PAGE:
Airbag recall may expand by 5 million vehicles as 10th fatality reported

The death of a 10th driver last month in South Carolina may cause an expansion of the Takata airbag recall. A spokeman for the National Highway Traffic Safety Administration indicated that 5 million vehicles may be added.

The number of drivers killed by exploding Takata airbag inflator materials has climbed to nine in the U.S. and 10 worldwide, the National Highway Traffic Safety Administration (NHTSA) revealed today. In a conference call with reporters, Gordon Trowbridge, spokesman for the safety agency, said a South Carolina pickup truck driver was killed last month when an airbag inflator shattered, sending shards scything through the cab of the 2006 Ford Ranger pickup he was driving. Spokesmen for Ford and Takata were unavailable for comment.

The December fatality may add as many as 5 million vehicles to the 19 million already involved in airbag-related recalls in the U.S. Of the 5 million vehicles, 1 million use the same style airbag inflator as those already recalled. The other 4 million vehicles use a different type of inflator. That inflator was found to have failed three times in recent tests of the Toyota RAV4, according to USA Today. Other vehicles also involved in the testing included:

  • Ford
  • Volkswagen
  • Audi
  • Mercedes-Benz.

It was the first airbag-related fatality that took place in a vehicle other than a Honda, and it may add as many as 5 million vehicles to the 19 million already involved in recalls. Trowbridge, discussing the accident and testing with reporters, said that before the agency had received news of the fatality, 1,900 inflators had been successfully tested.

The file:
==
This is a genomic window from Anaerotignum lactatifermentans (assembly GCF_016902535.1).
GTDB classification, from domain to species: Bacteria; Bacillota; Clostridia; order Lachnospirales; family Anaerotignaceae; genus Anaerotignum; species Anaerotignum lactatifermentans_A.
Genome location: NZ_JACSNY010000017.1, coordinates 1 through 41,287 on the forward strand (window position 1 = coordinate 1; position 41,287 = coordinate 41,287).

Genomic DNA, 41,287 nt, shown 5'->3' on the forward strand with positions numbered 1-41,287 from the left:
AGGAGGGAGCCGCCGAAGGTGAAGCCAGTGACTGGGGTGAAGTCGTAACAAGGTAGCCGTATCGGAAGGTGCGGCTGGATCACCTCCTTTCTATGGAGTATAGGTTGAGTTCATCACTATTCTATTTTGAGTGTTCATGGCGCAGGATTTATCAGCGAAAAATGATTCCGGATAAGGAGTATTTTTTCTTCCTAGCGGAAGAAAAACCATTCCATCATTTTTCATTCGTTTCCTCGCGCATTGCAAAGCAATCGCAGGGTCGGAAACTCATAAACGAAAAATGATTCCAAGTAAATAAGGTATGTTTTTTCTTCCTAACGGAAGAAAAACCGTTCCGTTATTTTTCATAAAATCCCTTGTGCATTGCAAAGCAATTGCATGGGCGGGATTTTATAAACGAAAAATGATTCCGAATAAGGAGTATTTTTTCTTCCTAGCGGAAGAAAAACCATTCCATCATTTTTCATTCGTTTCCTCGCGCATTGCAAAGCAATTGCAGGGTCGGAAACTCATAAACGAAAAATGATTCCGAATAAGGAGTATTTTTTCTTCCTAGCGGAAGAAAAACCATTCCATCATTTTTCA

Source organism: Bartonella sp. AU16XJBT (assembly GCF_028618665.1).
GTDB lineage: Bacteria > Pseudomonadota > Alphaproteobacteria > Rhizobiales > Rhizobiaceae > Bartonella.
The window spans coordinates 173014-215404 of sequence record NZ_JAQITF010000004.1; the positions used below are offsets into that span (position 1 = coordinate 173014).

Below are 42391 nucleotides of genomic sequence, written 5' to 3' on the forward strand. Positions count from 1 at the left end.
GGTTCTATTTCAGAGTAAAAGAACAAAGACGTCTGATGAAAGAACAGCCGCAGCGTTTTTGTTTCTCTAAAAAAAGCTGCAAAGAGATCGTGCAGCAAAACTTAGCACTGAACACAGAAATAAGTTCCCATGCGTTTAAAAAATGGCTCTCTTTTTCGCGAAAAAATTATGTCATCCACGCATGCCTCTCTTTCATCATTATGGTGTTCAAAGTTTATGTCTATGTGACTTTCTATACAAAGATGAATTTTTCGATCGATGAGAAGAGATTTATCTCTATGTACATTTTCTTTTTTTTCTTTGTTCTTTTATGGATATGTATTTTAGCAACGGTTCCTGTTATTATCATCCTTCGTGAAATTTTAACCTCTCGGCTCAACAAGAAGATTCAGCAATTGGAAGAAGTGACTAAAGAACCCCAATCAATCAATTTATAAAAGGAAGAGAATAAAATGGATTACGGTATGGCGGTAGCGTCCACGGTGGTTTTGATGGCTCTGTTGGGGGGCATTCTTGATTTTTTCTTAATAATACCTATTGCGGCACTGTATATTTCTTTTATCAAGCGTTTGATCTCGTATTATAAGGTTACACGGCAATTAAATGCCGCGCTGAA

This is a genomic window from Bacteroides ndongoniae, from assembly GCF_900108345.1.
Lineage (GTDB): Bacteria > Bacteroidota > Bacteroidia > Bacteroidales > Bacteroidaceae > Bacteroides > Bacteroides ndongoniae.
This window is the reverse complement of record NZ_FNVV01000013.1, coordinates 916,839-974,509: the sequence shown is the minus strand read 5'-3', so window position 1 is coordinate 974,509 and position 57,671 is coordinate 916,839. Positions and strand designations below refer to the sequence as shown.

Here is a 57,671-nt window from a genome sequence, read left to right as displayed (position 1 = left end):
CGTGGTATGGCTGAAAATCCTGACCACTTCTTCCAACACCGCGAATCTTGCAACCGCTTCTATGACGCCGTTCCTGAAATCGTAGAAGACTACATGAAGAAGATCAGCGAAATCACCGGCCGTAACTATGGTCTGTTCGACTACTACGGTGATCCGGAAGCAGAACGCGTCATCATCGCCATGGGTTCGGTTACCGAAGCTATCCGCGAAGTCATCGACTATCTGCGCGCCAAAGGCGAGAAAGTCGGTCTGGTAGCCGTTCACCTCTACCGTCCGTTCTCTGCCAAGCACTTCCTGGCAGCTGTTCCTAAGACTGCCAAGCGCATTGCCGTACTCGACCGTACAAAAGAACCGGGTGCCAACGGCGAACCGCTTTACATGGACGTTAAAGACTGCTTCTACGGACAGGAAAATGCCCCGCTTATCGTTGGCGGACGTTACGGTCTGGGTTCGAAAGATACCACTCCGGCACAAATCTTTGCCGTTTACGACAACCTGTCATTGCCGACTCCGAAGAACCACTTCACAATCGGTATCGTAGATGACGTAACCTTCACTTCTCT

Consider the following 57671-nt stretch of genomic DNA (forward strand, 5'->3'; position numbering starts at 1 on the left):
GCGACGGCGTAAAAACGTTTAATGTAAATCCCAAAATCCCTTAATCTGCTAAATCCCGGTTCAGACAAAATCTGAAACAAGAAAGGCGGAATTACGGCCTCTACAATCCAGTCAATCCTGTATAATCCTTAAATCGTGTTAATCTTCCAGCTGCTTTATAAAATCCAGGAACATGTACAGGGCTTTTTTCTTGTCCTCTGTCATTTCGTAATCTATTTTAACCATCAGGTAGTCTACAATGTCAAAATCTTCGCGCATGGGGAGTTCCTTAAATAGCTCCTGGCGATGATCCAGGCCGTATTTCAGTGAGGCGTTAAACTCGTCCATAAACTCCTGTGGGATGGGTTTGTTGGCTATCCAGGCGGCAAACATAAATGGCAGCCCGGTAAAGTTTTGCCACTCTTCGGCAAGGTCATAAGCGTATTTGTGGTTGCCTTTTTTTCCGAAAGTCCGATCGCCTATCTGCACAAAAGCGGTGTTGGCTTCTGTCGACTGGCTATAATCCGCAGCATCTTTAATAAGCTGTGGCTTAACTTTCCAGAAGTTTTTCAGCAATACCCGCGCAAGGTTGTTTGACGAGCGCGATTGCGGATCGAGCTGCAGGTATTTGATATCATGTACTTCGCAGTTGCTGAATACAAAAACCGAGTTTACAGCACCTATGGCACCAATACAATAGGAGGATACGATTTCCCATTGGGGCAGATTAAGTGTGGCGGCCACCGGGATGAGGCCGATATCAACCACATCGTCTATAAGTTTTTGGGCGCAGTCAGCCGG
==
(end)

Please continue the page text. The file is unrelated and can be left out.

Trowbridge emphasized that the estimate of the number of vehicles involved in the expanded recalls was preliminary. He acknowledged there might be some overlap with vehicles already under recall of passenger-side airbags. He also indicated that the latest fatality is a “sad reminder” of the “immense scope of this problem and why we need to take unprecedented steps to resolve it.”

The NHTSA spokesman also indicated that there could be a further expansion of the number of vehicles involved if Takata can’t prove that its ammonium nitrate-based propellant isn’t the cause of the defect. He indicated that the number of cars and trucks added to the recall could be in the “tens of millions.”

So far, the pace of the overall airbag recall has been slow. The two key reasons have been:

  • Because replacement airbag inflators have not been readily available
  • That many vehicle owners have ignored recall notices

As of late December, 27 percent of U.S. vehicle owners involved in the Takata recall for driver-side airbags have had the repair completed. In hot, humid areas, where airbags are more likely to rupture, the figure is up to 34 percent.

In November, Takata agreed to pay penalties of at least $70 million. NHTSA deferred another $130 million with the provision that the fine would be levied if the airbag manufacturer failed to disclose and fix defective airbag inflators. The inflators have not only been blamed for the 10 deaths, including a pregnant woman in Malaysia, and 98 injuries.

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